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2.
Clinical Cancer Research ; 27(6 SUPPL 1), 2021.
Article in English | EMBASE | ID: covidwho-1816939

ABSTRACT

Background: Previous reports indicate that lung cancer patients are at an increased risk of severe COVID-19 disease and higher mortality rate compared to general population. However, prognostic factors are not yet clearly identified. The LunG canceR pAtients coVid19 Disease (GRAVID) study aimed to describe clinical characteristics, outcomes and predictors of poor prognosis in patients with lung cancer and COVID-19. Methods: In this large nationwide prospective study, medical records of lung cancer patients with COVID-19 diagnosis from 65 spanish hospitals were included. Clinical features, treatments and disease outcomes were collected. The primary endpoint was to determine any-cause mortality;secondary endpoints were hospitalization and admission at intensive care units (ICU). Risk factors of poor prognosis were identified by univariable and multivariable logistic regression models. Results: Overal, 447 patients were analysed. Mean age was 67.1 ± 9.8 years, and the majority were men (332, 74.3%) and current/former smokers (383 (85.7%). NSCLC was the most frequent cancer type (377, 84.5%), being adenocarcinoma (228, 51.0%) the predominant histology. 354 patients (79.2%) had unresectable stage III or metastatic disease, and 266 (59.5%) where receiving anticancer treatment, mostly first-line chemotherapy. 350 (78.3%) patients were hospitalized for a mean of 13.4 ± 11.4 days, 9 (2.0%) patients were admitted to ICU, and 146 (32.7%) patients died. Advanced disease and corticosteroid treatment at hospitalization were predictors of mortality. Non-terminal stage hospitalized patients with lymphocytopenia and high LDH showed an increased risk of death. Severity of COVID-19 correlated to mortality, admission at ICU and mechanical ventilation. Conclusion: With underlying comorbidities and immunocompromised status, patients with lung cancer and COVID-19 present high hospitalization and mortality rates. These outcomes, alongside the identification of prognostic factors, may inform physicians on risks and benefits for this population to provide individualized oncological care.

3.
Journal of Thoracic Oncology ; 16(10):S883-S884, 2021.
Article in English | EMBASE | ID: covidwho-1474794

ABSTRACT

Introduction: There are currently no predictive biomarkers for long-term survival after neoadjuvant chemoimmunotherapy. However, the identification of non-small lung cancer (NSCLC) patients who obtain long-term benefit from chemoimmunotherapy is essential to optimize therapies. Methods: Using samples from NADIM clinical trial (NCT03081689), in which resectable stage IIIA NSCLC patients were treated with neoadjuvant chemo-immunotherapy with nivolumab, we have evaluated the capacity of ctDNA levels before treatment initiation to predict overall survival (OS) and progression-free survival (PFS) by calculating Harrell’s C-statistic and we compare its predictive value with classical survival surrogates as the pathological response and clinical response assessed according to RECIST criteria v.1.1. The ctDNA was analyzed by NGS, using the Oncomine Pan-Cancer Cell-Free Assay™ (Thermo Fisher Scientific®). To explore the prognostic value of the amount of ctDNA at baseline, for each positive plasma sample, we calculated the sum of the mutant allele frequency (MAF) for all detected mutations. Patients who died from COVID19 were excluded from this analysis. Results: In our study, clinical responses based on RECIST criteria were not predictive for OS or PFS. On the contrary, in the multivariate analysis, patients with low ctDNA levels (<1% MAF), in the baseline sample, had significantly improved PFS and OS than patients in whom the opposite situation occurred (adjusted HR: 0.22;95%CI: 0.06-0.75;P=0.016 and adjusted HR: 0.04;95%CI: 0.00-0.45;P=0.008 for PFS and OS, respectively). The adjusted C-statistic (c) to predict PFS for ctDNA was 0.68 (95%CI: 0.51-0.84), which was superior to that of RECIST criteria (c=0.61;95%CI: 0.45-0.78) and similar to that of pathological response (c=0.68;95%CI: 0.52-0.84). Similarly, baseline ctDNA levels predicted OS (c=0.85;95%CI: 0.72-0.99) better than RECIST criteria (c=0.68;95%CI: 0.44-0.93). Conclusion: Pre-treatment ctDNA levels predicted more accurately long-term survival than radiological assessments in NADIM study and might be useful for the design of new clinical trials.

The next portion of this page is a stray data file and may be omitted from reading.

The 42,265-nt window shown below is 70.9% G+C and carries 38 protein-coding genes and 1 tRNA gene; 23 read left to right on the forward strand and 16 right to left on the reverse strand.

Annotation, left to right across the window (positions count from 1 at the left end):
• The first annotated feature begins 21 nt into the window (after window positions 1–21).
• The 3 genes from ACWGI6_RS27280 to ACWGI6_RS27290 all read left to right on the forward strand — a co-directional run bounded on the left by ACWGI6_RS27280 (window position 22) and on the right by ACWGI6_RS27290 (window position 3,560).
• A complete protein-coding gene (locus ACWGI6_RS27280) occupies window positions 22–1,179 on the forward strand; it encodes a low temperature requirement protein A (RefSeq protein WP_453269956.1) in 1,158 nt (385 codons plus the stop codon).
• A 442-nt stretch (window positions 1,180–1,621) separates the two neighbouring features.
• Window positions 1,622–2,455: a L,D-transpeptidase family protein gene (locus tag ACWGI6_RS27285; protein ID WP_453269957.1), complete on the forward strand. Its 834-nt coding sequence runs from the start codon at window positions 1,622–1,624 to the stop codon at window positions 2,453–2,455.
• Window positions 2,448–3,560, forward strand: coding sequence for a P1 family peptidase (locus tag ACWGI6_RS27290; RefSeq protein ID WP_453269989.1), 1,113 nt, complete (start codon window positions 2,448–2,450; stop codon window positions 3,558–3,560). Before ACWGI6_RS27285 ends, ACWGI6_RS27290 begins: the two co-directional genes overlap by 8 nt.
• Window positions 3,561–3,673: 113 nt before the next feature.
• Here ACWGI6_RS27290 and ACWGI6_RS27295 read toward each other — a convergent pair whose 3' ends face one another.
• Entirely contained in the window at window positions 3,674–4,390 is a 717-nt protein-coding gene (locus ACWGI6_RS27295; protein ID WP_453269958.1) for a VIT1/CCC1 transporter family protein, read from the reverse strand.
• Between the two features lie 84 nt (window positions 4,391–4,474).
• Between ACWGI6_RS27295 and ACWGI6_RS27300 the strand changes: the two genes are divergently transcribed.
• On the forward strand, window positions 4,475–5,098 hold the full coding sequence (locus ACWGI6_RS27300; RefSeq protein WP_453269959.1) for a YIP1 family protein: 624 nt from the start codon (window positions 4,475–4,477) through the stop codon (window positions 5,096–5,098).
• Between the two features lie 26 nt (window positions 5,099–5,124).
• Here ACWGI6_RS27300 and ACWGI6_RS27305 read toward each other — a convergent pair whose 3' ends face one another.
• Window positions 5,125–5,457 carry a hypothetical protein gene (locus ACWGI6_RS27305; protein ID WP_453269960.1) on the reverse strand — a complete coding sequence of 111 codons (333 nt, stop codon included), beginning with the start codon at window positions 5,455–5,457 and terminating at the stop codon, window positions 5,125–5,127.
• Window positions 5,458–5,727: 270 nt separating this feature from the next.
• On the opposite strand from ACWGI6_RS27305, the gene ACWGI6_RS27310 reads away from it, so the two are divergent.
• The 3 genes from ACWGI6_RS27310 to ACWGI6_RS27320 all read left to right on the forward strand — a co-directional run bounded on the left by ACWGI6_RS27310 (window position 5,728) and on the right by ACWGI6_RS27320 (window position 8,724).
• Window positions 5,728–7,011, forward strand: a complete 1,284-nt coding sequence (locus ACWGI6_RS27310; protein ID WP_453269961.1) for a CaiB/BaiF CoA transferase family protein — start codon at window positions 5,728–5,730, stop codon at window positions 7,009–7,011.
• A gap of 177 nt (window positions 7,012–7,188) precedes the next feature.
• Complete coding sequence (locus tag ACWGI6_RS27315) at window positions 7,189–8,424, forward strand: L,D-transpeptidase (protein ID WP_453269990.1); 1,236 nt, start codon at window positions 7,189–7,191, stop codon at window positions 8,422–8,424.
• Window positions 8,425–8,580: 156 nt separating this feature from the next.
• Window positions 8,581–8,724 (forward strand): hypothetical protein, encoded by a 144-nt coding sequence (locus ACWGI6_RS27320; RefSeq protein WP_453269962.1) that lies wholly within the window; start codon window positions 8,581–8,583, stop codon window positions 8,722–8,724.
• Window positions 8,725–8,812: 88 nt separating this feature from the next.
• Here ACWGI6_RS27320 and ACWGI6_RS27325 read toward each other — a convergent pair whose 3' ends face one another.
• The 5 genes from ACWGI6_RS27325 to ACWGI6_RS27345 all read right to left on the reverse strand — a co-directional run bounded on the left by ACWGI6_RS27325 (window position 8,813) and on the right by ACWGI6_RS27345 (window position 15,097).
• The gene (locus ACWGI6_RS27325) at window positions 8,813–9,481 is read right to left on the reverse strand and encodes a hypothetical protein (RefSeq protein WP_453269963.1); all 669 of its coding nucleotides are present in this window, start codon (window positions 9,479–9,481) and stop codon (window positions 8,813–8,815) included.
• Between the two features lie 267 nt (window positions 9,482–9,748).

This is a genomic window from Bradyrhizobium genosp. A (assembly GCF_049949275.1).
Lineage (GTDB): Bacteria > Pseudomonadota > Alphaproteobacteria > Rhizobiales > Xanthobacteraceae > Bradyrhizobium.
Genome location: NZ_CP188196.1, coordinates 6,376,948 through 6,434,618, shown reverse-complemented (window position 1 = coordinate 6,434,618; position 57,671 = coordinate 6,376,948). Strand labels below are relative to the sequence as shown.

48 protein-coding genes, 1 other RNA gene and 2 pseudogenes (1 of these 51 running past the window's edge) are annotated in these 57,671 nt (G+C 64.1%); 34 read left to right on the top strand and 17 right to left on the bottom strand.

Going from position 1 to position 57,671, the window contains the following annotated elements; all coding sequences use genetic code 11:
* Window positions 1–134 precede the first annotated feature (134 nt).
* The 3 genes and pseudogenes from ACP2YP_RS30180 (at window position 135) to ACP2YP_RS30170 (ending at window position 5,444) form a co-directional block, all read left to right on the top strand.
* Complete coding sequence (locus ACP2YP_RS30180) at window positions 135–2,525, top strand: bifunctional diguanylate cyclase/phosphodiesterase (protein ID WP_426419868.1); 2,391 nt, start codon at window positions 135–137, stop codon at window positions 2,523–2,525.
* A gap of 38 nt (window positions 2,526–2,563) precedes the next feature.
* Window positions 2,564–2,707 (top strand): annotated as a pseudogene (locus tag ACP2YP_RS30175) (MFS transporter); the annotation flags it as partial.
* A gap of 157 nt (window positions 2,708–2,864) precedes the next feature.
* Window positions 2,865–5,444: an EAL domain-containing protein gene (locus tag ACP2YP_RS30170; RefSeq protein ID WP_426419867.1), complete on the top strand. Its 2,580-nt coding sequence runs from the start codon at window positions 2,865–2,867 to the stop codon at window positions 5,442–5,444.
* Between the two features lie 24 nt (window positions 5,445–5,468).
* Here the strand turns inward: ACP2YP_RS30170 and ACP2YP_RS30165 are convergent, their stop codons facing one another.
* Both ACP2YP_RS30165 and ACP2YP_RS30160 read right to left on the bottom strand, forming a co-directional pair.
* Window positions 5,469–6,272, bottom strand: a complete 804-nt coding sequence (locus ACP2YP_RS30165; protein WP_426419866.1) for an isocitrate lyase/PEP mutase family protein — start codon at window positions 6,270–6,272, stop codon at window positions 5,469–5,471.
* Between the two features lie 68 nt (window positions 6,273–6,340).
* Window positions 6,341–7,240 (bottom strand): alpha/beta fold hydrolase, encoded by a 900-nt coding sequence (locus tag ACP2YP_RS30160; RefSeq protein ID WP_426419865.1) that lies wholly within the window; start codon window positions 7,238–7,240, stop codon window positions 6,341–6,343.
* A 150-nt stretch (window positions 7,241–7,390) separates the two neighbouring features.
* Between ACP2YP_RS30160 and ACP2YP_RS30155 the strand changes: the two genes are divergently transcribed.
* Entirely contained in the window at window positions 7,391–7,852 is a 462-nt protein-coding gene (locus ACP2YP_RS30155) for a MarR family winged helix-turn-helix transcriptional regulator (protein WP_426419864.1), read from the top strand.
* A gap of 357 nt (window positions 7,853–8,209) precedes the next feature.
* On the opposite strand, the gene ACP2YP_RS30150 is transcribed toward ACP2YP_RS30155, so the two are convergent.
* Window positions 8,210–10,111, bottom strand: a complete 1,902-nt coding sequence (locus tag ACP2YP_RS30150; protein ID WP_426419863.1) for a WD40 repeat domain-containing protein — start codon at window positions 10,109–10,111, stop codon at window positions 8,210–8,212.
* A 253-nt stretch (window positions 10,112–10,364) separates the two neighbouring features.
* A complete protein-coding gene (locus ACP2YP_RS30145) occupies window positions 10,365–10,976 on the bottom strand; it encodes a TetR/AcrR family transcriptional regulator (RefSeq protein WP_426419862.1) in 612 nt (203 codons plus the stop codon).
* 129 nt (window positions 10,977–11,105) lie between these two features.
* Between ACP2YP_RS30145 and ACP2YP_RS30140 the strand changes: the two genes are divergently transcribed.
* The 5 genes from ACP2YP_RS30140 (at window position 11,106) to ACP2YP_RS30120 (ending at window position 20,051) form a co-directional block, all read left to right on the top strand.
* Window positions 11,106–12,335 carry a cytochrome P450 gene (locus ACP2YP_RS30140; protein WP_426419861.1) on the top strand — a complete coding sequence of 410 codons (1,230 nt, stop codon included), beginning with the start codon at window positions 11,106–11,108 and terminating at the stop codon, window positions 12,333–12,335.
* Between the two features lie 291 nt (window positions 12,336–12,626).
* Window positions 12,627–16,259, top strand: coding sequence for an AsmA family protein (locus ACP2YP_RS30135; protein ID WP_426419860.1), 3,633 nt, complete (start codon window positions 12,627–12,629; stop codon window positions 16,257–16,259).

4.
Journal of Thoracic Oncology ; 16(10):S883, 2021.
Article in English | EMBASE | ID: covidwho-1474793

ABSTRACT

Introduction: Neoadjuvant chemoimmunotherapy been shown to be highly effective in resectable stage IIIA NSCLC. Now we provide long term survival data Methods: This was an open-label, multicentre, single-arm phase 2 trial in which patients with histologically or cytologically documented stage IIIA NSCLC and Eastern Cooperative Oncology Group performance status of 0 or 1 and who were deemed locally to be surgically resectable by a multidisciplinary clinical team were treated with neoadjuvant intravenous paclitaxel (200 mg/m2) and carboplatin (area under curve 6;6 mg/mL per min) plus nivolumab (360 mg) on day 1 of each 21-day cycle, for three cycles before surgical resection, followed by adjuvant intravenous nivolumab monotherapy for 1 year (240 mg every 2 weeks for 4 months, followed by 480 mg every 4 weeks for 8 months). Here we report progression-free survival (PFS) and Overall survival (OS) at 36 and 42 months, assessed in the modified intention-to-treat population (ITT), which included all patients who received neoadjuvant treatment, and in the per-protocol population (PP), which included all patients who had tumour resection and received at least one cycle of adjuvant treatment. Results: Median follow-up time was 37.9 months (95%CI: 36.7-40.7), with a 94% maturity at 36 months. Among the ITT population (N=46), 37 patients, constituting the PP population, received subsequent adjuvant therapy. Of them, 27 (58.7%) patients completed the adjuvant treatment (16 cycles), 10 (21.7%) patients received between 3 and 15 cycles of adjuvant therapy, and 9 (19.6%) patients did not receive adjuvant therapy. At the time of data cutoff (March 2021), progression disease was diagnosed in 14 patients and 9 deaths were recorded in the ITT population. Of these, three deaths corresponded to patients who did not undergo surgery and had disease progression, four deaths corresponded to patients who underwent surgery and had disease progression, and the two remaining deaths corresponded to patients who were diagnosed as being disease free but died from COVID19 infection. Notably, among patients who could not undergo surgery (N=5), one of them is still alive and with no evidence of disease. PFS at 36 and 42 months in the ITT population were 69.6% (95%CI: 54.1-80.7), in both cases. Similarly, PFS at 36 and 42 in the PP population were 81.1% (95%CI: 64.4-90.5) in both cases. The percentage of patients who were alive at 36 and 42 months in the modified ITT population were 81.86% (95% CI: 66.8-90.6) and 78.94% (95%CI: 63.1-88.6), respectively. Likewise, OS at 36 and 42 months in the PP population was 91.0% (95%CI: 74.2-97.0) and 87.3% (95%CI: 69.3-95.1), respectively. Conclusion: The efficacy of nivolumab in combination with platinum-based chemotherapy in patients with resectable stage IIIA NSCLC is clearly supported by long term survival data. Keywords: NADIM trial, neoadjuvant chemo-therapy, long term survival